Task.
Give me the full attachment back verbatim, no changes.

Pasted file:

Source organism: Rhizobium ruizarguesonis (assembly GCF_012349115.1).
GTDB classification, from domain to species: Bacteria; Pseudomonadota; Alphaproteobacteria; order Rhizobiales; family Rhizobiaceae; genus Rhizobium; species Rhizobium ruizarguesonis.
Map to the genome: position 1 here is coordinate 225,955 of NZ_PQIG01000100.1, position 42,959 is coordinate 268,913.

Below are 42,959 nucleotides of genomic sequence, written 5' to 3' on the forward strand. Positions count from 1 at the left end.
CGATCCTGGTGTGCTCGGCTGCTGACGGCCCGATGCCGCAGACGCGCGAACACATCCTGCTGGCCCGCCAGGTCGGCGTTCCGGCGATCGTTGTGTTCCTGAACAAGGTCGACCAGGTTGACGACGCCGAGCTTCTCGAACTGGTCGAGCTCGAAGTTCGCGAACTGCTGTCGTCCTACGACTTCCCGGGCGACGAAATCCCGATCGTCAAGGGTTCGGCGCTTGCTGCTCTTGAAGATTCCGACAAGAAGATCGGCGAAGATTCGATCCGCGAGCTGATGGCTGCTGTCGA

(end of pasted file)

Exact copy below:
Source organism: Rhizobium ruizarguesonis (assembly GCF_012349115.1).
GTDB classification, from domain to species: Bacteria; Pseudomonadota; Alphaproteobacteria; order Rhizobiales; family Rhizobiaceae; genus Rhizobium; species Rhizobium ruizarguesonis.
Map to the genome: position 1 here is coordinate 225,955 of NZ_PQIG01000100.1, position 42,959 is coordinate 268,913.

Below are 42,959 nucleotides of genomic sequence, written 5' to 3' on the forward strand. Positions count from 1 at the left end.
CGATCCTGGTGTGCTCGGCTGCTGACGGCCCGATGCCGCAGACGCGCGAACACATCCTGCTGGCCCGCCAGGTCGGCGTTCCGGCGATCGTTGTGTTCCTGAACAAGGTCGACCAGGTTGACGACGCCGAGCTTCTCGAACTGGTCGAGCTCGAAGTTCGCGAACTGCTGTCGTCCTACGACTTCCCGGGCGACGAAATCCCGATCGTCAAGGGTTCGGCGCTTGCTGCTCTTGAAGATTCCGACAAGAAGATCGGCGAAGATTCGATCCGCGAGCTGATGGCTGCTGTCGA